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Fishbone Cactus Care
Basic Fishbone Cactus Care
Fishbone Cacti are quite easy to take care of and reward you with fast growth and even the occasional purple and pink flower here and there. They are also super easy to propagate making them a great gift for friends and family. Below you will find all the information you need to care for your Fishbone Cactus.
Bright Indirect Light
I love the sunshine but too much direct light will damage my leaves.
I don't like my soil to be too dry or too soggy. Little and often is what I'm after.
I thrive in humid environments so please mist my leaves every so often.
I like a mix that includes peat moss and perlite as these prevent my roots from becoming water-logged.
Detailed Fishbone Cactus Care Information
Whether you're looking to make sure your Fishbone Cactus is in it's perfect conditions, or looking to see if one could work for your space. We've got you covered.
They love the sunshine
Fishbone Cacti adapt well to a mix of light levels and can easily thrive in bright, indirect sunshine as well as medium light too. Their flat leaves mean they have adapted to soak in as much sunlight as possible so are a great choice for most plant parents. They can deal with some direct sunshine but burn easily so be cautious.
If they get the right level of sunlight over the year, your Fishbone Cactus will reward you by flowering so it is definitely worth keeping an eye on those light levels.
They need a little more water than other cacti
Fishbone Cacti are native to more tropical climates, rather than the desert so it is best to water it slightly more than your other cacti types. Make sure their soil is able to dry out between waterings as Fishbone Cactus plants don’t like to be sat in water too much. Adjust your watering schedule throughout the year so that the potting mix isn’t too soggy during autumn and winter.
Fishbone Cacti prefer warmer temperatures
Although your Fishbone Cactus will prefer slightly warmer temperatures, they won’t die on you immediately if the temperatures drops a little so don’t worry about it too much. Avoid placing too close to cold drafts as this will over time damage the health of your Fishbone Cactus.
High humidity is important for a Fishbone Cactus
Fishbone Cacti thrive in humid environments so are best placed in the bathroom or kitchen where humidity levels are natural higher due to showering and cooking. Misting, using pebble trays or buying a humidifier are the easiest ways for you to increase the humidity for your Fishbone Cactus. You can find out more in our humidity guide.
Feeding your Fishbone Cactus is not a necessity
We wouldn’t worry too much about fertilising your Fishbone Cactus but if you do want to, we recommend using a water-soluble fertiliser at half strength so that it doesn’t cause too much harm to the roots. Fertilising too much can cause stunted growth, yellow leaves and a whole load of other problems.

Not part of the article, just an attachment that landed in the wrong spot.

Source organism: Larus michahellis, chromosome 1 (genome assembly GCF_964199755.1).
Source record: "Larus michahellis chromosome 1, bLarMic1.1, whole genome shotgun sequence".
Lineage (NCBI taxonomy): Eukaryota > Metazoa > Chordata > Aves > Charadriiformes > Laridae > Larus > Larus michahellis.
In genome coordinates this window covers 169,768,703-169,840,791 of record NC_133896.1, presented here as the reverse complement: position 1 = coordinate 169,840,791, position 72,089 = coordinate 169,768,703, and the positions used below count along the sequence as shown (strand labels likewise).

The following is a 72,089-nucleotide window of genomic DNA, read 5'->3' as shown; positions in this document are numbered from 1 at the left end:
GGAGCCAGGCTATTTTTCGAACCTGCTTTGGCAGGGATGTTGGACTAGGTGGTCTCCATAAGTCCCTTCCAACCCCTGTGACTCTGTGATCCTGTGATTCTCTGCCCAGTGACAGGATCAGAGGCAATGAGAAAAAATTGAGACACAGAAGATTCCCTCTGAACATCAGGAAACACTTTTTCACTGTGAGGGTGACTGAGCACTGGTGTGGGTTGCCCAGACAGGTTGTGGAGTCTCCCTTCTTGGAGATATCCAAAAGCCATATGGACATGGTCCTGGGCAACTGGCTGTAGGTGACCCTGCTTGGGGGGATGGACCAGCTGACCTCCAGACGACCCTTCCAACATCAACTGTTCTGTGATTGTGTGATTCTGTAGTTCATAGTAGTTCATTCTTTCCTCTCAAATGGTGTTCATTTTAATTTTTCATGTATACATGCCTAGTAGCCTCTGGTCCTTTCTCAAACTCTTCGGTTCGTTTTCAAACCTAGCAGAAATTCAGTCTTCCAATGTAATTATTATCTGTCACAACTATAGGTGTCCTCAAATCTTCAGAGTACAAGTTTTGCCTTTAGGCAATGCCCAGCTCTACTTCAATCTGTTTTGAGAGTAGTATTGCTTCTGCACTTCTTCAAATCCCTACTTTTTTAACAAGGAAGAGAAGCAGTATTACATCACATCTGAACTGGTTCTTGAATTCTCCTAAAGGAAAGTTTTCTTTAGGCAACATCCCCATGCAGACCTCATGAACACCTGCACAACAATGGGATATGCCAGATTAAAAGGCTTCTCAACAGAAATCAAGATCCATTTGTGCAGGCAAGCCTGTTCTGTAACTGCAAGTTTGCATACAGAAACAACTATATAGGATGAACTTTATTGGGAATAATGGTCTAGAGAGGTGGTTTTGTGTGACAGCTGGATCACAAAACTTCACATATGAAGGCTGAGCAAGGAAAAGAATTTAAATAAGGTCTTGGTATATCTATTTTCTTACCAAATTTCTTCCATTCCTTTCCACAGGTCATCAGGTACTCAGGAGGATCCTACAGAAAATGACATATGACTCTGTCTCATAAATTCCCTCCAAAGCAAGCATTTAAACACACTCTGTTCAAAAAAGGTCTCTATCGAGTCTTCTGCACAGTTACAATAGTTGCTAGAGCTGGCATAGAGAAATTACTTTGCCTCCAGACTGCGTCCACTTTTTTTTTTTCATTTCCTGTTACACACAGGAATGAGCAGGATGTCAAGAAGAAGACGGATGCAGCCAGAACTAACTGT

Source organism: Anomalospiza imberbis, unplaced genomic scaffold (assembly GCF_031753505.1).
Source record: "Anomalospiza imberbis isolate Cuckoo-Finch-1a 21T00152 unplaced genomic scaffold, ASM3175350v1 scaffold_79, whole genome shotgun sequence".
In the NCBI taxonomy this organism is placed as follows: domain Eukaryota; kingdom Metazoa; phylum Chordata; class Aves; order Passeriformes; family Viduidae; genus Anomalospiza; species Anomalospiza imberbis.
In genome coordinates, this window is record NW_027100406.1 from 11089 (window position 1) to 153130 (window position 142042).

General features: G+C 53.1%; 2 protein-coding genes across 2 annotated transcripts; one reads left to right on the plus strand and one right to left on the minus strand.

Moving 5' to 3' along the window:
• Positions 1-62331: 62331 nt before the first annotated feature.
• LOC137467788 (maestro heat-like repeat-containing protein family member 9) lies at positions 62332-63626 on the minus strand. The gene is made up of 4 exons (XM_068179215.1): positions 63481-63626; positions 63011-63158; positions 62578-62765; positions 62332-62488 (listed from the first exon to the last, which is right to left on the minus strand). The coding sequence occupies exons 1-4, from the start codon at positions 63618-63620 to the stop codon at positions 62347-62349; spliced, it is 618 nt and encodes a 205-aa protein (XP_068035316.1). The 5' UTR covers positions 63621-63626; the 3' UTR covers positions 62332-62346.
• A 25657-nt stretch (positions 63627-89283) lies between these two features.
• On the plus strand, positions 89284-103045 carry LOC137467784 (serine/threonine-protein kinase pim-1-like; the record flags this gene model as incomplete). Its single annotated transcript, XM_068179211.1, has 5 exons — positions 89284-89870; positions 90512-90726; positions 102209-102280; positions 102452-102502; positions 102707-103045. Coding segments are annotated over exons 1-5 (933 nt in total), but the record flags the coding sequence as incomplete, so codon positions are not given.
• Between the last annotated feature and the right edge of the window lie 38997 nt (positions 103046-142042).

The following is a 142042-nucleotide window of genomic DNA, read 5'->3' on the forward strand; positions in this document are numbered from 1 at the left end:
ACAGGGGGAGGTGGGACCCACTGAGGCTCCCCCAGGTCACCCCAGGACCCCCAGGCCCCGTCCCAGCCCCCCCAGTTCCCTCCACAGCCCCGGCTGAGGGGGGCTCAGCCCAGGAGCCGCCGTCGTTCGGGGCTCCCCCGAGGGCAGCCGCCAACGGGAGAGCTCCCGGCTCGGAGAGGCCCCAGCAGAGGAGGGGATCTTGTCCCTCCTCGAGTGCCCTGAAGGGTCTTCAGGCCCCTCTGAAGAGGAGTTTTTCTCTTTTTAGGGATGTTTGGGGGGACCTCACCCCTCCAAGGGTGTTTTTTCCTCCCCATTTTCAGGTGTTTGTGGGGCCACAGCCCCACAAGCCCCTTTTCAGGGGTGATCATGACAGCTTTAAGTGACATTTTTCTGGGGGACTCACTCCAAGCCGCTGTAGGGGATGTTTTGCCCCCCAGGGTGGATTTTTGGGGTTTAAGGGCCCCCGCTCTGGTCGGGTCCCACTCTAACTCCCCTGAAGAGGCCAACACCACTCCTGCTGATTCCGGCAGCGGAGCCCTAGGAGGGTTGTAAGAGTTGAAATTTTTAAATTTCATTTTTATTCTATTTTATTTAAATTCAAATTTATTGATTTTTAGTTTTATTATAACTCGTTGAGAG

Look out for signs you need to repot your Fishbone Cactus
Every year or so, it may be time to repot your Fishbone Cactus as it can become unstable and stressed if root bound for too long. Make sure to handle the plant carefully when repotting to avoid any damage to the root system or leaves. Check to see if the roots are popping out from the top of bottom of the pot as this is a telltale sign that you need to repot your Fishbone Cactus.
Propagating your Fishbone Cactus couldn’t be easier!
If you want to propagate your Fishbone Cactus, you can do this by taking a leaf cutting. Try to take a cutting of about 10cm to give it the best chance at producing roots. Leave the cutting in a dry place for a few weeks for it to harden at the base before potting directly into soil. You might choose to use rooting powder to encourage new roots to grow but it’s up to you!
Fishbone Cacti are safe for pets
Another great thing about Fishbone Cacti is that they are completely non-toxic for dogs and cats so you don’t need to worry about it being near your beloved furry friends. Although they don’t have super sharp spikes like a lot of other cacti, Fishbone Cacti do have small spines that can cause irritation so wear gloves when handling.
A Fishbone Cactus can develop flowers, but rarely
It can happen that your Fishbone Cactus grows a few flowers during spring and summer if the conditions are right. They need a little extra sun during summer and a touch of fertiliser to help them grow their incredible pink and purple flowers.
When it comes to flowering though, be aware that they don’t last long and will wilt after only a day or two.
If your Fishbone Cactus isn’t producing flowers then don’t be alarmed. This only happens in mature plants and as long as your plant isn’t showing any other signs of unhappiness, a lack of flowers doesn’t suggest anything is wrong. Just make sure your plant gets ample sunlight during spring and summer to encourage flowers but otherwise, there is nothing you can do, they are a little unpredictable.
You need a well-draining potting mix
To help your Fishbone Cactus thrive, you need to make sure you are using a well-draining potting mix. This will help avoid problems caused by overwatering and waterlogged soil. Perlite is the main component that is needed for Fishbone Cacti.